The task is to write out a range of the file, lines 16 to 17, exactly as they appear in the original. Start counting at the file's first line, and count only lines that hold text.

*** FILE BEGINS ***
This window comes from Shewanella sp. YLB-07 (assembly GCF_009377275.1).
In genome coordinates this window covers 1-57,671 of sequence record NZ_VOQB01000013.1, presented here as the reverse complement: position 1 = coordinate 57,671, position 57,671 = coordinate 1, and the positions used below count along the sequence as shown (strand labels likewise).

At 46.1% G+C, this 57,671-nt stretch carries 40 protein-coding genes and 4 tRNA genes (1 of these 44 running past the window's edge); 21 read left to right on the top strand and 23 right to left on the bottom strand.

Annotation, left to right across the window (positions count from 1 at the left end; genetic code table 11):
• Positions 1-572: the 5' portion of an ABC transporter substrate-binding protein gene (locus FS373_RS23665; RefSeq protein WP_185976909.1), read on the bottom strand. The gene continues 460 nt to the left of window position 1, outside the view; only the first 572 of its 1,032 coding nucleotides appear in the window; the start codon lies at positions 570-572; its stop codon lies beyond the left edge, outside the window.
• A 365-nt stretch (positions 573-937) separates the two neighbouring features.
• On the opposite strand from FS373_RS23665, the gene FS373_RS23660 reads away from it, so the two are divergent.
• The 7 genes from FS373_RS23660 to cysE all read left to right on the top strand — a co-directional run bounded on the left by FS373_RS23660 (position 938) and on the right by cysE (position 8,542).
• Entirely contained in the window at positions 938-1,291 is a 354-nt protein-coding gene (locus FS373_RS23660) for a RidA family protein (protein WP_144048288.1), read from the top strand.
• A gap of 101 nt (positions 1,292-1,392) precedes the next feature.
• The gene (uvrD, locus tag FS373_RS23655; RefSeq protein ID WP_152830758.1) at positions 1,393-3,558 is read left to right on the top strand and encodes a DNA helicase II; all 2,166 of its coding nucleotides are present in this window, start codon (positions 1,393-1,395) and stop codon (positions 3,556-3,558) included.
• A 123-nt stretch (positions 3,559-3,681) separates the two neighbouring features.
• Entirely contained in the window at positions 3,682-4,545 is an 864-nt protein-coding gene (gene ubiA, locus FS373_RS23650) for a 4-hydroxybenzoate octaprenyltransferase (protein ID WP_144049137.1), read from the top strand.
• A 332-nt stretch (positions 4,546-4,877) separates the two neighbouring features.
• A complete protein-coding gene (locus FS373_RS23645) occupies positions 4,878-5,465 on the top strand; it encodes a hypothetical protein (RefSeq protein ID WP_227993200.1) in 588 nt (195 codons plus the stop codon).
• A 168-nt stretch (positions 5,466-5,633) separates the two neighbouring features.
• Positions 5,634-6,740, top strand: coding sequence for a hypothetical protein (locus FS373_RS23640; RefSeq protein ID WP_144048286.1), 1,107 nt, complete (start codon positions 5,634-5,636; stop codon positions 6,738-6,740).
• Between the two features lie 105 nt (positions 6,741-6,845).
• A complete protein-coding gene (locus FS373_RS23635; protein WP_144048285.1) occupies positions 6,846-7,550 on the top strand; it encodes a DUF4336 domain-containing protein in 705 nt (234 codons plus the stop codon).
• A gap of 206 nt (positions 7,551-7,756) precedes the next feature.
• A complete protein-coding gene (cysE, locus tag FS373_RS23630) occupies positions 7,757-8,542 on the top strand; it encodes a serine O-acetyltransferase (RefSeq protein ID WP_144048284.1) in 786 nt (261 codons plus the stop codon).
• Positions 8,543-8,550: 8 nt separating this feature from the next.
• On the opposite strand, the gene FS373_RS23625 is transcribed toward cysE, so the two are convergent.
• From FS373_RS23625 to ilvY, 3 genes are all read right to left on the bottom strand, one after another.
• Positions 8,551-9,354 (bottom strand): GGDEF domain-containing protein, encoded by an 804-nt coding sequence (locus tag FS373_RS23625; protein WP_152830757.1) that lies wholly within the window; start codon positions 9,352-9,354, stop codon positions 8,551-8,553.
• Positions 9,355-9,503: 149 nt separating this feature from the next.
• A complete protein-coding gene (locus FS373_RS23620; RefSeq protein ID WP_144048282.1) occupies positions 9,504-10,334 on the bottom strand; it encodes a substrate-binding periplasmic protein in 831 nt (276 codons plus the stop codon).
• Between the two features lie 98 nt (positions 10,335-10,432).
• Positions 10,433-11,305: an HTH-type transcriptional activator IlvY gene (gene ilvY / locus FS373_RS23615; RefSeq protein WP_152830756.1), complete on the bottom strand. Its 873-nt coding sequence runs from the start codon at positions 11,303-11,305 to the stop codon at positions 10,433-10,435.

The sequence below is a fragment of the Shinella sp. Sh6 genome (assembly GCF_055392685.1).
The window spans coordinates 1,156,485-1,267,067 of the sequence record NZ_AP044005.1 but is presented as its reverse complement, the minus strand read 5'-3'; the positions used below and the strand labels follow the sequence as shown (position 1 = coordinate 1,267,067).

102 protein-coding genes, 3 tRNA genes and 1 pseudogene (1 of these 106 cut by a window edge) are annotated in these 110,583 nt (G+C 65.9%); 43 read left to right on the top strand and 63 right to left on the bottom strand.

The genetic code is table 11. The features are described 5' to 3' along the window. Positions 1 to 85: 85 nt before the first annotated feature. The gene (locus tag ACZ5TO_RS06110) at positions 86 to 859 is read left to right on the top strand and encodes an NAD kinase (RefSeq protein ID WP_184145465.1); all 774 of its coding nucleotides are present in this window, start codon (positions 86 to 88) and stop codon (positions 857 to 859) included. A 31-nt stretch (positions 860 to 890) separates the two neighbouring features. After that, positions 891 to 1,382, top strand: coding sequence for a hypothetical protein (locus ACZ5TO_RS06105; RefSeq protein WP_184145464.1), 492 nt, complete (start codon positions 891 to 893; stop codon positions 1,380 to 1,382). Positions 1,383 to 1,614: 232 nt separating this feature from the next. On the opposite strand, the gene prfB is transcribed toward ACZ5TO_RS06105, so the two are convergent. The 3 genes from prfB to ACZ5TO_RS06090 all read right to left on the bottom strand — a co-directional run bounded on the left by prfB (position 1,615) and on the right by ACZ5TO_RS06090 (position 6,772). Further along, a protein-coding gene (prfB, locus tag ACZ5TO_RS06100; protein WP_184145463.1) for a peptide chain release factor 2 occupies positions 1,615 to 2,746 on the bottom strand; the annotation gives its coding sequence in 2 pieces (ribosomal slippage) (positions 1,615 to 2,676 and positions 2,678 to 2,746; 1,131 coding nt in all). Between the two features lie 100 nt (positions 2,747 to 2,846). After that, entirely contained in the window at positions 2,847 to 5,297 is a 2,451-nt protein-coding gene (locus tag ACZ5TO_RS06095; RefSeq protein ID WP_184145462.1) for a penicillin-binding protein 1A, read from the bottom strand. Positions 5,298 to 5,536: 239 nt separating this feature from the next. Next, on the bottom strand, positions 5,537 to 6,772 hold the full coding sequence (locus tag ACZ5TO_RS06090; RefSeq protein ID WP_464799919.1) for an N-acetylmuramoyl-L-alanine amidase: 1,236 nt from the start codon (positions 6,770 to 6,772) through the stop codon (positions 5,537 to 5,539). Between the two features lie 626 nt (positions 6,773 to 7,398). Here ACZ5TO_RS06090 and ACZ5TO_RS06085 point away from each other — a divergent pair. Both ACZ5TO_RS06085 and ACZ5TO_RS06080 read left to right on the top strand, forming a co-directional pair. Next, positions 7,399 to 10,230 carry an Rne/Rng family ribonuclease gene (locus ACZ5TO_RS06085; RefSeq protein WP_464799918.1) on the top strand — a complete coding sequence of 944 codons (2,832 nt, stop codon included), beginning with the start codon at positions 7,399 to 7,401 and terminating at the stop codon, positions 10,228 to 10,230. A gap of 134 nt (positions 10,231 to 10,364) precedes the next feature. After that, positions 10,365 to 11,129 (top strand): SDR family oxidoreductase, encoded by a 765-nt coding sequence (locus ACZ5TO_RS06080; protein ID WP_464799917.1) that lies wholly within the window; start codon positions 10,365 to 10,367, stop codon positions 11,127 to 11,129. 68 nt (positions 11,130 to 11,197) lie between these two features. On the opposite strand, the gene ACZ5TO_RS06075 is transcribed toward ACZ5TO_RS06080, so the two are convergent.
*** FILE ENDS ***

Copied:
• A 168-nt stretch (positions 5,466-5,633) separates the two neighbouring features.
• Positions 5,634-6,740, top strand: coding sequence for a hypothetical protein (locus FS373_RS23640; RefSeq protein ID WP_144048286.1), 1,107 nt, complete (start codon positions 5,634-5,636; stop codon positions 6,738-6,740).